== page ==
Defiant Zelaya heads for Honduras

Ousted president takes off from Washington, but coup leaders say plane will not be allowed to land.

    Zelaya has vowed to return after the military
    forced him into exile on June 28 [AFP]

    Several other aircraft carrying Cristina Fernandez, Rafael Correa and Fernando Lugo, the presidents of Argentina, Ecuador and Paraguay respectively, as well as Jose Miguel Insulza, the head of the Organisation of American States (OAS), left Washington at the same time

    They were expected to see what happened to Zelaya before deciding whether to land in Honduras.

    Call for dialogue

    Shortly after Zelaya left Washington, the aviation agency in Honduras said the jet had been directed to head for El Salvador.

    It was not clear if the pilot would comply with the order.

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    If Zelaya does manage to set foot in Honduras, the interim government has said it will arrest him for 18 alleged criminal acts including treason and failing to implement more than 80 laws approved by congress since taking office in 2006.

    As tensions rose, leaders of the interim government gave a televised news conference and called for dialogue with the OAS.

    "The Republic of Honduras has communicated to the representative of the OAS in Tegucigalpa that it is willing, with the aim of conducting conversations in good faith with a mission of representatives of the secretary general," Martha Lorena Alvarado, interim deputy foreign minister, said.

    The OAS, a hemispheric bloc dedicated to strengthening political co-operation and reforms, suspended Honduras's membership of the body on Saturday.

    Lucia Newman, Al Jazeera's Latin America editor, said it was not clear if the OAS would agree to talk to what it calls an "illegitimate" government.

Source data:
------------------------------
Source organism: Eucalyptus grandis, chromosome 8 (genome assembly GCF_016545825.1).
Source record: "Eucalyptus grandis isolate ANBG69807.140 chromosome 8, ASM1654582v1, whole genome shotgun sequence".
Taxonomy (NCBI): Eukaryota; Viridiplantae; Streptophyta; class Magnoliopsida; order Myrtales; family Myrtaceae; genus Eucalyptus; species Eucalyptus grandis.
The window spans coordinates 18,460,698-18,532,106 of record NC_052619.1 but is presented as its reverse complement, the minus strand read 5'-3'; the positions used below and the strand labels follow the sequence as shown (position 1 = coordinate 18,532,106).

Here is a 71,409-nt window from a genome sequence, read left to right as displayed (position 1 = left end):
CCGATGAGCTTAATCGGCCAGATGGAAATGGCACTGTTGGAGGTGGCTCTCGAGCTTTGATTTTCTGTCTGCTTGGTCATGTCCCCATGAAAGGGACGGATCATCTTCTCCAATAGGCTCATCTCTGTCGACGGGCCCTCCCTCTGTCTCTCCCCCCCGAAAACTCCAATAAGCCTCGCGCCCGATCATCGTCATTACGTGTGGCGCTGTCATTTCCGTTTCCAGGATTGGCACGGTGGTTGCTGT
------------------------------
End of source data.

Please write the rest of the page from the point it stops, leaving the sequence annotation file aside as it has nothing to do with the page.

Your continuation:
"They [the interim government] are trying to find a way out of this that will not result in Zelaya returning to power," she said from Tegucigalpa.

    "They are trying to appease the international community, they are trying to sound conciliatory."

    Nicaragua claims

    Roberto Micheletti, who was been sworn in as president after the coup, also told the news conference that the Nicaraguan military was moving towards their shared border.

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    "We have been informed that in the sector of Nicaragua some troops are moving toward the border," he said.

    "I would like, respectfully to ask our Nicaraguan brothers not to cross our borders as we are gong to defend them."

    A Nicaraguan army spokesman said that the Honduran accusations were "totally false".

    Francisco Dominguez, the head of the centre of Brazilian and Latin American studies at Middlesex University in the UK, said he did not believe that there was any basis to the claims that the Nicaraguan military could become involved.

    "I think it is a very desperate manoeuvre to divert attention from the crisis they are in the middle of," he told Al Jazeera. "I have never seen a regime so isolated as this one."

    Riot police

    Riot police armed with batons and backed by water cannon tried to disperse supporters of Zelaya who had gathered outside the airport.

    "We have no pistols or arms, just our principles," Rafael Alegria, one of the protest organisers, said.

    Riot police and troops have been deployed around the airport in Tegucigalpa [AFP]
    "We have the legitimate right to fight for the defence of democracy and to restore President Zelaya."

    Oscar Andres Rodriguez, the highest ranking Catholic Church official in Honduras, had earlier urged Zelaya not to come back.

    "We think that a return to the country at this time could unleash a bloodbath in the country," Rodgriguez said on national television.

    "To this day, no Honduran has died. Please meditate because afterwards it would be too late."

    Colin Harding, a Latin America analyst in London, said Zelaya was "hoping to force a showdown" by returning to Honduras.

    "I think he wants to provoke the interim regime in Honduras into trying to arrest him. I think there is a certain sort of martyrdom attitude in the air," he told Al Jazeera.

    "It's possible that we've got brinkmanship here, which will lead to some sort of compromise, which may conceivably allow Zelaya to return at a later date, to bring forward the election date to save the face of both sides."

    The president was removed from power as he was about to press ahead with a non-binding referendum that his domestic critics said was aimed at changing the constitution to enable him to run again for office.

    SOURCE: Al Jazeera and agencies


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